A total of 45 patients, majority (62.2%) of them male, underwent SH during the study period. The mean age of presentation was 33.3 (17-54) years. General anesthesia was used in 42 (93.3%) patients while the remaining 3 (6.7%) had spinal anesthesia. Lithotomy position was utilized in 43 (95.6%) and prone position in two patients. The distribution of the cases as per the hospitals is shown in Table 1. Two patients had previously undergone conventional hemorrhoidectomy and one had been managed with banding. Four (8.9%) patients had grade III and 41 (91.1%) had grade IV hemorrhoids. In addition 9 (20%) patients presented with thrombosed hemorrhoids while 20 (44.4%) had concurrent anal fissure. Only 4 (20%) patients with accompanying anal fissure had lateral sphicterotomy done and 3 (33.3%) of those with thrombosis had thrombectomy in addition to SH. Intra-operatively 15(33.3%) patients had bleeding controlled by pressure in 7 and suturing in 8. The mean pain score at discharge using the VAS was 4.2 (1-1) with a median of 4.0 (IQR, 2-5). The mean hospital stay and time to return to normal activity were 1.9 +/- 0.6 and 7 (3-30) days respectively. The number of post operative visits averaged 1.9 (0-7) with a median of 1.0 (IQR, 1-2). The mean follow up time was 183 (9-389) days with a median of 144 (IQR, 80-323) days.Two (4.5%) patients had technical failure of the procedure, presenting with persistent hemorrhoidal disease symptomatology post operatively and both successfully underwent conventional excisional hemorrhoidectomy under a different surgeon within 8 months of SH. One of these two patients was the first case done by the primary surgeon and the other had significant bleeding both intra and immediate post-operatively. One patient developed local and systemic sepsis and was readmitted five days after discharge and managed medically. Concerning the level of patient satisfaction with the procedure, 30 (66.7%) were very satisfied, 12 (26.7%) were satisfied and 2 (4.4%) were not satisfied. The mean overall satisfaction rate was 85.2% (s. d +/- 20.3). One patient was lost to follow up hence only 44 were analysed.

Click to view table 1

 

Discussion

Consistent with other studies there was a male predominance (28 males=62.2%). The mean age was 33.3 years reflecting a younger age group compared to similar studies done elsewhere in Egypt(3), Karachi(7), Brazil (14), and Philadelphia, USA(15) whose mean age was 40.7, 44.1, 39.5, and 52 years respectively. SH has largely been advocated due to the short term benefits in the immediate post operative period in terms of less pain, shorter operative time, shorter hospital stay and quicker return to normal activity. The mean pain score at discharge in this study was 4.2 using verbal numerical rating scale. This compares well with that of 4.43 found by Khan et al in a study involving 30 patients (7). Post operative pain after conventional excisional hemorrhoidectomy is of concern to both patient and doctor and dictates recovery period and resumption of normal economic activity. Reduced pain after SH compared to CH has been reported in case (7), randomized clinical trials(4, 5, 9, 10, 16) and meta-analyses(6-8). Jayaraman and colleagues (2, 13) were not able to demonstrate a significant difference in the pain score between the two groups.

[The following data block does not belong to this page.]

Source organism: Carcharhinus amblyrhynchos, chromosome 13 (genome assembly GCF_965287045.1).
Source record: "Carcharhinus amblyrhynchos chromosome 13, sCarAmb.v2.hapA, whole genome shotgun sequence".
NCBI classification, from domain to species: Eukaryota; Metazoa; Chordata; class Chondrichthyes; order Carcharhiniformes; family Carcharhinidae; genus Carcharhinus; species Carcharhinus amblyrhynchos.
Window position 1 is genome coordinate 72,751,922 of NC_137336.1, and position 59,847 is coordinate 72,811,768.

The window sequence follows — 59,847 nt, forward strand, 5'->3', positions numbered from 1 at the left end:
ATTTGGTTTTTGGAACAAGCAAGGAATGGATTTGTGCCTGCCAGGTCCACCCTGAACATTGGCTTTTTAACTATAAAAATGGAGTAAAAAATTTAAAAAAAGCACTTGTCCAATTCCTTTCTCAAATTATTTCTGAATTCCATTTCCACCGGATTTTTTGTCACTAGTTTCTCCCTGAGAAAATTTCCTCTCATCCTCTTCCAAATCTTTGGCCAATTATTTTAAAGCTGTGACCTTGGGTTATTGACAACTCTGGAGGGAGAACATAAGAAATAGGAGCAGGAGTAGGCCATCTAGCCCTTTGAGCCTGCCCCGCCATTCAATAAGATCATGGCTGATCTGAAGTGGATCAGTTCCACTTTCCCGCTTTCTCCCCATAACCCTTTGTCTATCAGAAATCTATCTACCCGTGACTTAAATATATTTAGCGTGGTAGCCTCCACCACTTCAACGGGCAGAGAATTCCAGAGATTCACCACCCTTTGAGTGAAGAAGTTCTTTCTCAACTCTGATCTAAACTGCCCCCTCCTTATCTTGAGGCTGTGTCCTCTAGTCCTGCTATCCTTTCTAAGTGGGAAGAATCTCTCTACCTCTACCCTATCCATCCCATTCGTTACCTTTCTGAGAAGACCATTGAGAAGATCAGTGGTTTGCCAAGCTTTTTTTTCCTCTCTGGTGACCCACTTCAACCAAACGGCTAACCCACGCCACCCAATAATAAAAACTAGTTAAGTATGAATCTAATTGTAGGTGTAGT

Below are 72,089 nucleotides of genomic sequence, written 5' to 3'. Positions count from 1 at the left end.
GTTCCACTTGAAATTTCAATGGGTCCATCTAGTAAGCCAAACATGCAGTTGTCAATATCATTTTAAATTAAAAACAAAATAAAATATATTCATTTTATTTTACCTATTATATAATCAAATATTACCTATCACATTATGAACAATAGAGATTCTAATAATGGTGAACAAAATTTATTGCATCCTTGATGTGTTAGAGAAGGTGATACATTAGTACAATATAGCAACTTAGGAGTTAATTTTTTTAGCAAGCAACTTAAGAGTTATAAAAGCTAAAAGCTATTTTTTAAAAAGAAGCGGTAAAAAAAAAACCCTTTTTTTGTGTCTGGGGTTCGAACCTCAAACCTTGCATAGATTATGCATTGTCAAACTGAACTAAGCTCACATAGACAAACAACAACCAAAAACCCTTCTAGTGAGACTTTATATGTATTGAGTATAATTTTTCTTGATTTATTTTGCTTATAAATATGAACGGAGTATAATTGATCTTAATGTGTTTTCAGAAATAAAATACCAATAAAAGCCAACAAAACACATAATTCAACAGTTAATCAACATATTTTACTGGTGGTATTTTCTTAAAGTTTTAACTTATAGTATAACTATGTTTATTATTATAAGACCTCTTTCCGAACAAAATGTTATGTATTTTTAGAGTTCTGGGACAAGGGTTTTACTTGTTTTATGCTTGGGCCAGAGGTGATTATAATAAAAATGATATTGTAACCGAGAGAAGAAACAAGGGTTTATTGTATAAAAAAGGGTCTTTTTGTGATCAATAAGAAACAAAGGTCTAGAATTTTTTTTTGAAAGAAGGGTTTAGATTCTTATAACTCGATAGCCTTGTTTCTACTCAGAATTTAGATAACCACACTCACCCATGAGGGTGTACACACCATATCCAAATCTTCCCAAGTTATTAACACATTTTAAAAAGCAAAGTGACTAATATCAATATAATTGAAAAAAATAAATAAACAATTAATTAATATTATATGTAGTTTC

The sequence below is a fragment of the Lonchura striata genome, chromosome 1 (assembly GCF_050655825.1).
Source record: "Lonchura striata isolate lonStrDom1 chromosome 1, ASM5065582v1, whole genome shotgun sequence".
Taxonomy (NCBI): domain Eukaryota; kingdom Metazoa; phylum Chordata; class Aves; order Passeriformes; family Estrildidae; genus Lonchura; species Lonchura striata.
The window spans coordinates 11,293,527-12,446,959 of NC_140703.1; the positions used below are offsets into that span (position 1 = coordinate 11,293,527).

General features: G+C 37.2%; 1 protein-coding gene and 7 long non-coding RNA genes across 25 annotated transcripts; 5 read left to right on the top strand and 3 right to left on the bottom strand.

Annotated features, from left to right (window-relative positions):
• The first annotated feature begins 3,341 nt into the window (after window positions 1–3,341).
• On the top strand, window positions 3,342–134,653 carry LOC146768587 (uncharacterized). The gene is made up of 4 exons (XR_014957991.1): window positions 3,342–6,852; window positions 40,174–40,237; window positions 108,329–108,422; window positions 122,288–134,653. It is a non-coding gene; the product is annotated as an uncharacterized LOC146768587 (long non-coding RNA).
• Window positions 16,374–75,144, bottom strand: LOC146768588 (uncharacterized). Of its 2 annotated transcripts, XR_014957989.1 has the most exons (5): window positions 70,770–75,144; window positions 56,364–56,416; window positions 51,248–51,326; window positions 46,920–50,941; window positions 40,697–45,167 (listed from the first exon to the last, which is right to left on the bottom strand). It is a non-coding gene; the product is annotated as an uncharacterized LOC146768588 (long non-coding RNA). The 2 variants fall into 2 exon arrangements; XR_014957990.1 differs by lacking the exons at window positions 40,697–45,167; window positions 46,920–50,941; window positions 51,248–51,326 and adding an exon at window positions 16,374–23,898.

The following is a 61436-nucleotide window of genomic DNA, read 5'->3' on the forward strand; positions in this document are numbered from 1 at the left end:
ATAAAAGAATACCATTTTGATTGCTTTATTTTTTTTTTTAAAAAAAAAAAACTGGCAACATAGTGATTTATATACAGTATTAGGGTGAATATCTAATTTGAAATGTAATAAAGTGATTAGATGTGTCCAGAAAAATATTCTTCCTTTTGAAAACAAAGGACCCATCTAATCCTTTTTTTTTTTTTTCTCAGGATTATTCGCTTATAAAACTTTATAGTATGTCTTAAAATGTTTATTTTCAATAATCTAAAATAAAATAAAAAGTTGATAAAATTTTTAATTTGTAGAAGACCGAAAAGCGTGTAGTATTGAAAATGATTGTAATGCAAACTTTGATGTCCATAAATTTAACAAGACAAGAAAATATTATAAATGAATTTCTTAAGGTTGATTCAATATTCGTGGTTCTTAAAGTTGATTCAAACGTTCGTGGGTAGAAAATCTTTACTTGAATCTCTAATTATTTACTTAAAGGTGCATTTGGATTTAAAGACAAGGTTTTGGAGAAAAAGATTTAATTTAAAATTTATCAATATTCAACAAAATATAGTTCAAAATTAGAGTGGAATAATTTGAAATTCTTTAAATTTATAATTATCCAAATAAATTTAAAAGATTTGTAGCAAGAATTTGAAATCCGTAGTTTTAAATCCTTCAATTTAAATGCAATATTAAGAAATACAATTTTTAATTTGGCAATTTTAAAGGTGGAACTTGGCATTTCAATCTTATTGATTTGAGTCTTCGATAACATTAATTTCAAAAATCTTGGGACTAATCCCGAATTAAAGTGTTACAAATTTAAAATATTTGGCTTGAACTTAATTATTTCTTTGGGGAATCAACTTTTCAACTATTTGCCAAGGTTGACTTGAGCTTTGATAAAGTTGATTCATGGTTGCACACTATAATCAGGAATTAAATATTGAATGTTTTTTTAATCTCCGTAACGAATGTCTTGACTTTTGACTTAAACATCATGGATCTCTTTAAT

This study did not assess operating time but found that mean hospital stay was 1.9+/- 0.6 days which is comparable to accounts by Rowell et al and Khan et al who reported a mean hospital stay of 1.09 +/- 2.82 and 2.03 +/- 0.81 days respectively (5, 7). Increasingly this procedure is being performed as a day case where patients are discharged after 4-6 hours of observations. In this study none of our patients was done as a day case largely due to caution, given that this was our initial experience. Shorter operative time and shorter hospital stay are administratively desirable as this maximizes theatre utilization and avails beds to other deserving users. In a systematic review involving the meta-analysis of 27 randomized clinical trials (n=2279) Burch et al (6), found a shorter hospital stay for the SH group in 88% of the trials. In a meta-analysis including 25 randomized trials that reviewed 1,918 procedures with a follow up duration of 1-62 months, Tjandra et al (8) found SH to accord a shorter hospital stay, allow faster functional recovery with shorter time off work and earlier return to normal activities. Compared to CH on average return to normal activity for stapled hemorrhoidopexy group was half as long, 17 vs 34 and 8.1 vs 16.9 (4,5).

 

In line with these studies ours had a return to normal activity of 7 (3-30) days.Two (4.5%) patients had primary failure of the procedure as they continued to have the pre-operative symptomatology and they subsequently had conventional hemorrhoidectomy six to eight months after SH. They understandably represent the percentage of those who were not satisfied with the procedure. These two patients were the 1st and the 5th in the series and the failure is considered technical and related to the learning curve. One patient was readmitted and successfully treated conservatively for local and systemic sepsis five days after discharge. Late sepsis has previously been reported in literature (8, 14). This study posted an overall patient satisfaction of 85.2% which compares well with other studies (8,13,15). Factors considered in assessing satisfaction included duration spent in hospital, pain control and time taken to resume normal activity. None of our subjects had significant post-operative bleeding, anal stenosis or fecal incontinence

Conclusion

Our initial experience with SH indicates that the procedure is safe, has a high rate of patient satisfaction and indeed mitigates the immediate and short term post-operative concerns experienced with CH. It is recommended that two decades after it was conceived, this procedure has indeed come of age, should be offered to patients and practiced more often in the Sub Saharan region. Given that some of the outcome data was obtained by telephone conversation by the primary surgeon himself it is acknowledged that recall and observer bias may have been introduced hence our recommendation that a further prospective study be undertaken to mitigate these concerns.